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Swedish Fitness & Chinese Remedies in Beijing

February 2015

By Ami Li, Beijing

Notorious for both its harsh northern winters and headline-making pollution, the truth is that it’s much easier to stay fit and fabulous in Beijing than the mainstream media might make it out to be. At the same time, a tendency towards hedonism makes a healthy Beijing lifestyle a matter of balance. No time is this more apparent than from Thanksgiving through Chinese New Year, an extended festive season thanks to the multicultural environment of the city.

I know because I was one of them this time last year. I had made all of the usual resolutions: yoga three times a week, finish Couch To 5k, quit smoking. And I had succeeded, sort of. The problem was that I had completed the running app and taken that accomplishment as a conclusion instead of a motivation. That was then, and this is now. Now entails embarking on master trainer Hal Higdon’s Novice 10k Training Guide. Because I’m not training for a race, only for myself, I adapt his guide to my schedule and environment. My favorite days are the good air days, when it’s possible to run in the little park downstairs from my apartment, clad in my favorite sports apparel, the Adidas Climaheat winter running tights.

When the weather’s uncooperative, I head inside for Heyrobics classes. Started in Sweden in the 1970s, the son of its founder brought it to Beijing. The social aspect keeps people coming back and it’s much easier to feel motivated when you’re seeing the same people in class week in and week out, improving together. A relatively new conundrum, as obesity rates rise among the Chinese population, the popularity of various forms of fitness increases as well. When local participants used to be a relatively uncommon sight in class, these days the sessions are split equally between locals and expats.

Many of my fellow expats cart back veritable pharmacies in their luggage after trips home. Sudafed and NyQuil are extremely popular but I prefer to take the more local route for generic pseudoephedrine like Panadal. I’ve yet to meet a cold that hasn’t been tamed by the Chinese cure-all Ban Lan Gen Chong Ji. This has been employed by Chinese parents on their children for generations and more expats are discovering the efficacy of this traditional Chinese Medicine. Ban Lan Gen Chong Ji is the powdered form of the isatis root, also known as Chinese indigo or woad root, combined with trace amounts of dextrin and cane sugar to counterbalance the root's bitter taste. Isatis has been part of Traditional Chinese and Ayurvedic medicine for millennia, renowned for its ability to counteract the common cold and provide respiratory comfort. I purchase my packets from a China time-honored brand Beijing Tong Ren Tang, but those curious in its restorative properties can find imported Ban Lan Gen on Amazon.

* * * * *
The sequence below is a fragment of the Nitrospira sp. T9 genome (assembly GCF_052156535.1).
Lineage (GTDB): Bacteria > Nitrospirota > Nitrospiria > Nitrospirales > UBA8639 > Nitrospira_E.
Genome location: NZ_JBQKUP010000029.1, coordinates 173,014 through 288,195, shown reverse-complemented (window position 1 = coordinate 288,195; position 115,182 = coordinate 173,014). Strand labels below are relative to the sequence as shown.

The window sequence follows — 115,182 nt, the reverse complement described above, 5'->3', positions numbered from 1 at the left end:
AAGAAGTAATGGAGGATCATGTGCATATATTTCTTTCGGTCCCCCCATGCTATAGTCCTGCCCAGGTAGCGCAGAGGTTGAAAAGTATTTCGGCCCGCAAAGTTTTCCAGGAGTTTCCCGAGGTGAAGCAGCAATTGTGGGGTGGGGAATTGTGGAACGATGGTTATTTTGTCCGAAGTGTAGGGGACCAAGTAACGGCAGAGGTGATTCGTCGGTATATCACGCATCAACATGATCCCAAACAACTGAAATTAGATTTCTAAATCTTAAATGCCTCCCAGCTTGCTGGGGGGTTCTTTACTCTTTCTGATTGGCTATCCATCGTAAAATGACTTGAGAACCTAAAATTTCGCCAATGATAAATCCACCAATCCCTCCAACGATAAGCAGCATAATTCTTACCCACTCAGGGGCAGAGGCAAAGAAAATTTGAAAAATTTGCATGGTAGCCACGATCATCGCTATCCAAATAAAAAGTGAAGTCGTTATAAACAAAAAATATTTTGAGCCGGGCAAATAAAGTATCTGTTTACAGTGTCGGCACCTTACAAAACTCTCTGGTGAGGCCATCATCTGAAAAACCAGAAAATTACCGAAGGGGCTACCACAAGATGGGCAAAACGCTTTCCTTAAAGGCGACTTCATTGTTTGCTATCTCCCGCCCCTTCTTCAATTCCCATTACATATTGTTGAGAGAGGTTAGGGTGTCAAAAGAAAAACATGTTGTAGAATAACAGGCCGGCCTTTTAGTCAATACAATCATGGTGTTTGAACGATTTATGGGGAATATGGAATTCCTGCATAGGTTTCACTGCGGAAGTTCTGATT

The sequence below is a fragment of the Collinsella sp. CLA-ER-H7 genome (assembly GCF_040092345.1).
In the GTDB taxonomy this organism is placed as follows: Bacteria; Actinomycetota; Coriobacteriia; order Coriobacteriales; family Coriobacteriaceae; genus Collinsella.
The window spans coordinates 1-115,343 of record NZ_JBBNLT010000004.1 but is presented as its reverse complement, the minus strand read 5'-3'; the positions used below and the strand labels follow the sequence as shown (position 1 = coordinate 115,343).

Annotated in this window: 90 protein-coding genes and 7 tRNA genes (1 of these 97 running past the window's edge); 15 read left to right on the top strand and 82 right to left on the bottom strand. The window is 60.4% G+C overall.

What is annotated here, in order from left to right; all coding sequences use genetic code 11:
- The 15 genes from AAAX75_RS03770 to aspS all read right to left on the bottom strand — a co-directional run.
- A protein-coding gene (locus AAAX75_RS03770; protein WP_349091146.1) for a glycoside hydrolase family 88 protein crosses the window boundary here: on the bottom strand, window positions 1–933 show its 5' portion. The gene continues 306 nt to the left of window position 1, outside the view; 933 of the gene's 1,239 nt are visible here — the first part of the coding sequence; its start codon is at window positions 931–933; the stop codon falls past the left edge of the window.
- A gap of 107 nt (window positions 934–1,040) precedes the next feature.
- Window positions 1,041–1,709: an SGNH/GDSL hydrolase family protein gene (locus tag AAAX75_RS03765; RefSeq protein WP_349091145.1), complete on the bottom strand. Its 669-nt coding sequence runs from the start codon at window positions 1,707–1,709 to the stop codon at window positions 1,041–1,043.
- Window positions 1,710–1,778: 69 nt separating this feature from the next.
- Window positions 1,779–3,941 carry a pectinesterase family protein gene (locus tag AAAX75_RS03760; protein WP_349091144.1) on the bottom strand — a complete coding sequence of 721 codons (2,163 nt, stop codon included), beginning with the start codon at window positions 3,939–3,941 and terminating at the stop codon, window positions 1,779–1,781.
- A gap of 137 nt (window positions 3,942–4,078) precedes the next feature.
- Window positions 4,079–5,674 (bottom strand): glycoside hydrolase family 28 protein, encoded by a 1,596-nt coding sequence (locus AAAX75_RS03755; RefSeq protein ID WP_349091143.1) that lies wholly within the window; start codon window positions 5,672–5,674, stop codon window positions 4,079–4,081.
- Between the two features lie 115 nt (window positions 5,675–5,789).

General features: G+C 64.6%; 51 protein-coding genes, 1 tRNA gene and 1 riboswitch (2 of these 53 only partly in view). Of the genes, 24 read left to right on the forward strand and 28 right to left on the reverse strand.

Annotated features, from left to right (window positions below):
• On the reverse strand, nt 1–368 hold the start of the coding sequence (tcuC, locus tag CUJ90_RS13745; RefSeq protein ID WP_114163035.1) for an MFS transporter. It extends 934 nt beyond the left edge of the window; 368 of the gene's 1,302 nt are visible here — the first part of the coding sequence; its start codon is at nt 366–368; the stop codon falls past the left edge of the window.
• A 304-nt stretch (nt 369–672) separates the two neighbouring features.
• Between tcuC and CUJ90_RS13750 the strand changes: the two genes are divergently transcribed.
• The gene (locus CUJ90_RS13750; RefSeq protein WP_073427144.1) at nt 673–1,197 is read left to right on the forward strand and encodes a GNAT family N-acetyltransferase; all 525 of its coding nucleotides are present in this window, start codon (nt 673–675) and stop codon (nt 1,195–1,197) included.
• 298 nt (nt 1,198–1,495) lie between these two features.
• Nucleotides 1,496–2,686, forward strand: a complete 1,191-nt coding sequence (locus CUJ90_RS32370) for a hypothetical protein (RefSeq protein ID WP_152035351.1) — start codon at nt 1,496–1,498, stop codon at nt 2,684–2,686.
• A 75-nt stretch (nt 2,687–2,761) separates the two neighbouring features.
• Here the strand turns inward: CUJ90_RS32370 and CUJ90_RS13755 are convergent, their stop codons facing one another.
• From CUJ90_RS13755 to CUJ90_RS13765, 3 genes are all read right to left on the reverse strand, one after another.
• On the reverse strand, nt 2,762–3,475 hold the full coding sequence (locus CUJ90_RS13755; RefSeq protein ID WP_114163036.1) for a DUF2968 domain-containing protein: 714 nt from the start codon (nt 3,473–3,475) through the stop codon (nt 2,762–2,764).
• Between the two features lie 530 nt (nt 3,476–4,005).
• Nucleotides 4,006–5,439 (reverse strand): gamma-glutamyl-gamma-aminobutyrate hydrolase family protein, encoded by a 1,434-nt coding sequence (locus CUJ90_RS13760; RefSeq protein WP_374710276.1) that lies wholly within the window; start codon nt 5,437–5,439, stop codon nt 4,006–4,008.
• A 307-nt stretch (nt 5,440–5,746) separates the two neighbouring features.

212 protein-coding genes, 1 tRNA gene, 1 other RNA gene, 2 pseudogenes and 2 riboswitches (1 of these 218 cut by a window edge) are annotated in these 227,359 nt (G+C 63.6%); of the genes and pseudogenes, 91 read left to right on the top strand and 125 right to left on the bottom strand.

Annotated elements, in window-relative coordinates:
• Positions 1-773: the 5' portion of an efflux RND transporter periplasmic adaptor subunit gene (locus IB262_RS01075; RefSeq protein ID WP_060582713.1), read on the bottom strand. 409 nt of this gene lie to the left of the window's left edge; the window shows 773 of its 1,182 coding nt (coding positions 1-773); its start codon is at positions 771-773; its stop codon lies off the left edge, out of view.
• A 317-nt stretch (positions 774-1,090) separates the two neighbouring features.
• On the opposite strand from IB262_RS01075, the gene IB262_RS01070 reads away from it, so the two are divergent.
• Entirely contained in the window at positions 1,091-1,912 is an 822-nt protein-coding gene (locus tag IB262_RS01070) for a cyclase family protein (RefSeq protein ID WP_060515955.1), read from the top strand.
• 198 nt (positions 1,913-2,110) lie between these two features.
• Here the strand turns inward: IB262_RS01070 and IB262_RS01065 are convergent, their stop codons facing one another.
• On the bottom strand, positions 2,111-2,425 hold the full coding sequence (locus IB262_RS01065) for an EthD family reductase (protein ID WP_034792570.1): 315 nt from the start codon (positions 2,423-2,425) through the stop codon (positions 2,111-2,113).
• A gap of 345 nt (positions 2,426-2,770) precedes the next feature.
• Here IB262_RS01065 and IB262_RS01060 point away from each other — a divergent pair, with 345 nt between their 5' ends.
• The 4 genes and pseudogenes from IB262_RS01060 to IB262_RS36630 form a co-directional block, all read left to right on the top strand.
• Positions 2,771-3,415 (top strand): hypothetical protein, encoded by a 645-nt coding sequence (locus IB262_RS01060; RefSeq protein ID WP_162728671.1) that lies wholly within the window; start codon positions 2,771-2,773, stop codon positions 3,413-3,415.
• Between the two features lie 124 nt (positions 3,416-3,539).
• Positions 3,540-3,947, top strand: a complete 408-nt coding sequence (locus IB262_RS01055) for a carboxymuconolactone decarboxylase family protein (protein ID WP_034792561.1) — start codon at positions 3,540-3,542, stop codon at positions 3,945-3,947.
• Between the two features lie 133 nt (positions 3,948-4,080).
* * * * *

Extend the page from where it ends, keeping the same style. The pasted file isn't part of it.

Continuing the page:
Prevailing winds from the Gobi Desert render winters harsh and dry, so outside help is a must. New to the market are facials using products from the organic German line Primavera. Even though prices are comparable to what one would pay in the west, spa treatments are something I do not hesitate to splurge on in Beijing. The high-end beauty treatment market has exploded in recent years alongside China’s breakneck economic development, with domestic spas and salons competing for local business with one another and with beauty tourism to Japan, South Korea and Southeast Asia.

Beauty & Cosmetics
Health & Fitness
Food & Drink
Fashion & Style
Beijing Athleisure Apparel, Adidas Climaheat
Traditional Chinese Remedy for Colds in Beijing
Beijing Heyrobics Fitness Class

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